144. Analytical Study OPR–401 Prepared in the Central Intelligence Agency, Washington, August 1974.1 2

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Trying to provide adequate world food supplies will become a problem of over-riding priority in the years and decades immediately ahead -- and a key role in any successful effort must fall to the US. Even in the most favorable circumstances predictable, with increased devotion of scarce resources and technical expertise, the outcome will be doubtful; in the event of adverse changes in climate, the outcome can only be grave.

The momentum of world population growth, especially in the less developed countries (LDCs), is such that even strong measures taken now to reduce fertility would not stop rapid growth for decades. Thus, most LDCs must cope with the needs of much larger populations or face the political and other consequences of rising death rates.

Demand for food rises inexorably with the growth of population and of affluence. Increases in supply are less certain. Manes age-old concerns about the adequacy of food supplies have resumed with particular urgency since the crop-failures of 1972.

The rich countries need have no fear of hunger, though the relative price of food will probably rise at times.

The poor, food-deficit LDCs must produce most of the additional food they will need to support their growing populations. They cannot afford to import it, nor is it likely they can count on getting enough aid from the food-exporting countries. They face serious political, economic, and cultural obstacles to raising output, however, and are in for considerable strain at the least, and probably for periods of famine.

The US now provides nearly three-fourths of the world's net grain exports and its role is almost certain to grow over the next several decades. The world's increasing dependence on American surpluses portends an increase in US power and influence, especially vis-a-vis the food-deficit poor countries. Indeed, in times of shortage, the US will face difficult choices about how to allocate its surplus between affluent purchasers and the hungry world.

The implications for the world food situation and for US interests would be considerably greater if climatologists who believe a cooling trend is underway prove to be right.

If the trend continues for several decades there would almost certainly be an absolute shortage of food. The high-latitude areas, including the USSR and north China, would experience shorter growing seasons and a drop in output. The monsoon-fed lands in Asia and Africa would also be adversely affected.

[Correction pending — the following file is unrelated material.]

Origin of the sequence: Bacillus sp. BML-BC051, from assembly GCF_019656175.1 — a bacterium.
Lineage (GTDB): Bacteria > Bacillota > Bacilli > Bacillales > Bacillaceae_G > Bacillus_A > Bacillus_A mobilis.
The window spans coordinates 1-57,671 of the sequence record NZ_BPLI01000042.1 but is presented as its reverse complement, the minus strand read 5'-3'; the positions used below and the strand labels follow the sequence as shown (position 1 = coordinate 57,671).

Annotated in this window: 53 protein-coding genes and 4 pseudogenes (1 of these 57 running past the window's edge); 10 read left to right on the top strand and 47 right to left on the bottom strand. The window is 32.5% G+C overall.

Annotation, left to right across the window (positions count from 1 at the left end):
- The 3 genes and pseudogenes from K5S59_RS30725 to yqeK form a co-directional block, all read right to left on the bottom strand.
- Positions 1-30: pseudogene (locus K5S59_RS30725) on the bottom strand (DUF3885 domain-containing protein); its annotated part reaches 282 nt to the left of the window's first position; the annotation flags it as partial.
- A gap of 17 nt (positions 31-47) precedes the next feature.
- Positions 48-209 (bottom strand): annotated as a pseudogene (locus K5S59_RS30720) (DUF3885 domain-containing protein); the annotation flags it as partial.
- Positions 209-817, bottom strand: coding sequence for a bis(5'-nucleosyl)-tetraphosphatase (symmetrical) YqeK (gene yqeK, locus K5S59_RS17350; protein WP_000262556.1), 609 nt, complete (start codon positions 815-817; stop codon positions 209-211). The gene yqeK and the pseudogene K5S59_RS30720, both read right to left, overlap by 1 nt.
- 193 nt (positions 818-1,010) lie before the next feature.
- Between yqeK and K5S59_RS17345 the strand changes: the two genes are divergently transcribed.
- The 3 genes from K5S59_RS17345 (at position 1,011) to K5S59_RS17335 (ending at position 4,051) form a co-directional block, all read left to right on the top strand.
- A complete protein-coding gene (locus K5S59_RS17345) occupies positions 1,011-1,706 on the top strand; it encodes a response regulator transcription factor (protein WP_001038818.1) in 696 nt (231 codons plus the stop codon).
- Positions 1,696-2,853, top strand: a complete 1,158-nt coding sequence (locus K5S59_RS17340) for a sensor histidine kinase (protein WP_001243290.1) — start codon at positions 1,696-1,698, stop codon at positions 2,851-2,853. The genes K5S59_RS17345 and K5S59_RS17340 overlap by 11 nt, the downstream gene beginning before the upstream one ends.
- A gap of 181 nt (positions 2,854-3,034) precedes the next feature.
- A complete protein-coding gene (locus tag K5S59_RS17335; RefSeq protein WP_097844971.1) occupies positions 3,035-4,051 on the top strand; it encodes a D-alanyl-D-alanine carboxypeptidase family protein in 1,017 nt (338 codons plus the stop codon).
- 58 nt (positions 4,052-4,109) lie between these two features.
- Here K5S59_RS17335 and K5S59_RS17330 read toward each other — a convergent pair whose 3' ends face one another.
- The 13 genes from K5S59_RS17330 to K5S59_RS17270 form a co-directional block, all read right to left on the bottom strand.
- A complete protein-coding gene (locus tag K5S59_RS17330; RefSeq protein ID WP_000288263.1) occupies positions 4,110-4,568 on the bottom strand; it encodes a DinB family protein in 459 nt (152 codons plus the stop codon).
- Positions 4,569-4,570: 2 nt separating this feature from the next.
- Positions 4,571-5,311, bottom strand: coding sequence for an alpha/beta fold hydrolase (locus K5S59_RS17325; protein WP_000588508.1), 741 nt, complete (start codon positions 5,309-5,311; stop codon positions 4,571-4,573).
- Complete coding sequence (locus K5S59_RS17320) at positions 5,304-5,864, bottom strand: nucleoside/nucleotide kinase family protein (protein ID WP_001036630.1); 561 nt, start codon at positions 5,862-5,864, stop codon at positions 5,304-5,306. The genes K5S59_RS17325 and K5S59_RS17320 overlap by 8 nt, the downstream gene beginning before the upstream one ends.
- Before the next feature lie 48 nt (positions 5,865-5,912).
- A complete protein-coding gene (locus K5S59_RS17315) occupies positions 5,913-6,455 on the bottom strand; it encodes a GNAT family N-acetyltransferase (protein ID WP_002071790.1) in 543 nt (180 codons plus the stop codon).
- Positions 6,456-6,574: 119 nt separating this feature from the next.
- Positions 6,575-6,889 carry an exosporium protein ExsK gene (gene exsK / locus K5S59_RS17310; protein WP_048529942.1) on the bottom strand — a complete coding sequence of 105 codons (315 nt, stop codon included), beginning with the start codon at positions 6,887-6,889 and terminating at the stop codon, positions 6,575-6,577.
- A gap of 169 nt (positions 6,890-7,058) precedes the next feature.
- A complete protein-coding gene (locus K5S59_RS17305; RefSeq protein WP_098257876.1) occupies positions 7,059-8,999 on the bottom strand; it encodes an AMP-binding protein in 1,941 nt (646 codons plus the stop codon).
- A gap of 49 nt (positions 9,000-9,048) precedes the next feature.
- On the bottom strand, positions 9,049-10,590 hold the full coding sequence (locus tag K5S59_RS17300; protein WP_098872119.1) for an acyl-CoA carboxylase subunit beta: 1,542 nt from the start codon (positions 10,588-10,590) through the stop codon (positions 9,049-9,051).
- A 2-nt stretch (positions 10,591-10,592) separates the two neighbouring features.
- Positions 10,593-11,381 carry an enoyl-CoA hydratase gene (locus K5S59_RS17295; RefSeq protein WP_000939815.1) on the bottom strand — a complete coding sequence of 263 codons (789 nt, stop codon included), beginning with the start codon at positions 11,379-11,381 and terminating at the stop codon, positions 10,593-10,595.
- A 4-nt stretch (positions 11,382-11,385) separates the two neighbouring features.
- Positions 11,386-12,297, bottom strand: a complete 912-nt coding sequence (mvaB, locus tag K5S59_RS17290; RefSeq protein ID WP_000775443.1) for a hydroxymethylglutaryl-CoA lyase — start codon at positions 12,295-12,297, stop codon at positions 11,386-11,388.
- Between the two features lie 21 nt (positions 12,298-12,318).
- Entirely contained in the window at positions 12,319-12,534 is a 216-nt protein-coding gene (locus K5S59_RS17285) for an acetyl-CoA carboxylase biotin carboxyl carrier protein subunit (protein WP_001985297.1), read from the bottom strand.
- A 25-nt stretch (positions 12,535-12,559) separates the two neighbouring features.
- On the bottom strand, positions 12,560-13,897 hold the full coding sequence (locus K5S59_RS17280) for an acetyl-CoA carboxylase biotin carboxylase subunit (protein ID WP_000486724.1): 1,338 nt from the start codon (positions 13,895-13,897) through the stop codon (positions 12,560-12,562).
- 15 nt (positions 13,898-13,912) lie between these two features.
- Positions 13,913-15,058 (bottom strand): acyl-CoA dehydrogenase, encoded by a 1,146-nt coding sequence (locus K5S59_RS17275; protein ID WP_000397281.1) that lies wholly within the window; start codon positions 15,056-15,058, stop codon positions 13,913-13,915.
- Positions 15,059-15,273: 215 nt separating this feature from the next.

US production would probably not be hurt much. As custodian of the bulk of the world's exportable grain, the US might regain the primacy in world affairs it held in the immediate post-World War II era.

In the worst case, if climate change caused grave shortages of food despite US exports, the potential risks to the US would also rise. There would be increasingly desperate attempts on the part of powerful but hungry nations to get grain any way they could. Massive migrations, sometimes backed by force, would become a live issue and political and economic instability would be widespread.

In the poor and powerless areas, population would have to drop to levels that could be supported. The population "problem" would have solved itself in the most unpleasant fashion.

NOTE: This study was prepared by the Office of Political Research of the Central Intelligence Agency. It does not, however, represent an official CIA position. The views presented represent the best judgments of the issuing office which is aware that the complex issues discussed lend themselves to other interpretations.

  1. Source: Department of State, S/WF Files, Lot 90 D 313, world food situation—general background—Spring 1974. No classification marking. Only the Key Judgments section is published.
  2. The CIA study examined the potential implications of trends in world population, food production, and climate.